Hacking the DMCA

The DMCA grants too much power to copyright holders. Why can't we use it to protect ourselves, then?

Encrypt a popular artist's MP3 file using an encryption algorithm. Publish it, and advertise it as "A copyrighted work of interest to popular artist fans". In the copyright permissions, *specifically* deny anyone permission to decrypt the file. Lay out the penalties specified under the DMCA for decrypting, or publishing a decryption tool for the file. The DMCA doesn't specify the strength of the encryption algorithm.

Now, obviously, the choice of encryption algorithm, heretofore unspecified, makes all the difference in the world. If it's 128-bit IDEA, then you can be pretty sure that nobody is going to be able to decrypt it. If it's exclusive-or'ing the file using a short repeating pattern of bytes, e.g. MP3, then anyone and their kid brother will be able to decrypt it. Or even better, run it through rot13

Make sure that this file gets into search engines. Presumably people will download this file and try to decrypt it. If you use strong encryption, then there's no much point. If it uses a trivial encryption algorithm, then they'll be able to have immediate access to the contents. However, they have done so illegally.

One outcome of a trivial encryption algorithm:

Of course this outcome is not likely. Did I say "not likely"? I meant "not bloody likely". What will happen is this: The RIAA decrypts the file, goes to court for copyright infringement. The infringer takes them to court for violating the DMCA by decrypting the file.

Two cases, so four possible outcomes:

  1. The DMCA case loses and the copyright case loses. Obviously this has the same effect as the RIAA doing nothing.
  2. The DMCA case loses and the copyright case wins. This is a partial victory for the RIAA. It's only partial because it means that they must forever attempt to decrypt files *before* those files have been widely distributed. Because, once the file has been distributed, it's been copied. Only later, once the file has been decrypted, can they try to win a copyright case. If files are trivially encrypted, this is easy. But if they're encrypted in a method that requires a large but achievable amount of work, then they must keep track of which file is which, and who distributed it. And if files are published in a semi-anonymous manner, this job is extremely hard.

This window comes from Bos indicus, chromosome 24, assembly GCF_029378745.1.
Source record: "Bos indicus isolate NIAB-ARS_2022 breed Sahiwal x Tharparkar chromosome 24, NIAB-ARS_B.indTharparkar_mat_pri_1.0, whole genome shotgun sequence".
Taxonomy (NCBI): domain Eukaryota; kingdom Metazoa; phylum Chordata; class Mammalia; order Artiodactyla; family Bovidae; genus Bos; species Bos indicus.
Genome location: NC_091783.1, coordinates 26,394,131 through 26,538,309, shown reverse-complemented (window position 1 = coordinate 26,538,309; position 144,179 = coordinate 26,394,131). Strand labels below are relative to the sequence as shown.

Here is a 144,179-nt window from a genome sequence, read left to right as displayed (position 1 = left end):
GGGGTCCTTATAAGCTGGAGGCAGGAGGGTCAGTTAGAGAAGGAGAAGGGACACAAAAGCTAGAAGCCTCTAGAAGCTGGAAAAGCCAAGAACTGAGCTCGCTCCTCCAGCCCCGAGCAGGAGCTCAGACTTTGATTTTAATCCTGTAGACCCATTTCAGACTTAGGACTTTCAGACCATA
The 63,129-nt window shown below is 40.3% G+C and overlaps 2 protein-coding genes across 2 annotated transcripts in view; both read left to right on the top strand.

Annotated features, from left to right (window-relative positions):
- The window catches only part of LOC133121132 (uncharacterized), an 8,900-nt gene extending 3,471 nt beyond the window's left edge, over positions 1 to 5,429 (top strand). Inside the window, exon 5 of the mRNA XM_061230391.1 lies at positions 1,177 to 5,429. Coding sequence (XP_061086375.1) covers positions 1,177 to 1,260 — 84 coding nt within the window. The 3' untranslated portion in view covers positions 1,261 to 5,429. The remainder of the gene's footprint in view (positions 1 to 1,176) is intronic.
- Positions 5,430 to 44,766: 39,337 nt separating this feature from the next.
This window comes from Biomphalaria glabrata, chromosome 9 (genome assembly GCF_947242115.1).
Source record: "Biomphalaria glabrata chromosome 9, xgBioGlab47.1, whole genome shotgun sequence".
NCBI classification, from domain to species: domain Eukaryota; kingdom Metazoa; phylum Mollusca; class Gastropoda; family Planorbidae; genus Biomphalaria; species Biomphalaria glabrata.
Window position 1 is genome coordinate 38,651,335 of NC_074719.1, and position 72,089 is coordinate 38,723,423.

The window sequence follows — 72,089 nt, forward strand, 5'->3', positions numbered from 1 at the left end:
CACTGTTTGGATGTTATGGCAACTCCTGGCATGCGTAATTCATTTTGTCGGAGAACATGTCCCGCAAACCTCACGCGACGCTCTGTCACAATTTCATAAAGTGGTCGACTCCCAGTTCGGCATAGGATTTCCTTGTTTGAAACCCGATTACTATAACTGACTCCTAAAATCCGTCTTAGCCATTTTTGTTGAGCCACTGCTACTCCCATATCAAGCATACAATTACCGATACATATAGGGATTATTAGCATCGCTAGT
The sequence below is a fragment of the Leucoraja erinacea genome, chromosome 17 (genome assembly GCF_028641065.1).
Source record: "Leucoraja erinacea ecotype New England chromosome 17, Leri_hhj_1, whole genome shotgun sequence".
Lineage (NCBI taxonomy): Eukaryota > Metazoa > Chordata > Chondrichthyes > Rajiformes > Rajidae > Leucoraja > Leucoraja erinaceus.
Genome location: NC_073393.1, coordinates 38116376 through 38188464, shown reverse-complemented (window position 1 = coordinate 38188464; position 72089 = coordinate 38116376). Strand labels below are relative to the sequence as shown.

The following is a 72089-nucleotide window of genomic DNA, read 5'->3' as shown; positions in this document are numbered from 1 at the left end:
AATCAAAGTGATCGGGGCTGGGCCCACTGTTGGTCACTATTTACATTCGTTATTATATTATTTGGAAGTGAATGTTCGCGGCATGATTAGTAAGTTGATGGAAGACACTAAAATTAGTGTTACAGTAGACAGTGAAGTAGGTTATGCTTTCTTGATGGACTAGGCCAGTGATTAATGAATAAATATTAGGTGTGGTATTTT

3. The DMCA case wins and the copyright case loses. This is a total loss for the RIAA. It means that any kind of encrypted file may be reproduced freely no matter how poor the encryption.
  4. The DMCA case wins and the copyright case wins. The actual effects of this depend on the magnitude of the penalties. If DMCA is greater than copyright, then the RIAA has in effect lost. If copyright is greater than DMCA, the same analysis as #2 above applies, where the DMCA case was lost.

Obviously the RIAA will take action to avoid losing:

In the long run, copyright is dead.

Russell Nelson
Last modified: Mon Aug 6 17:11:05 EDT 2001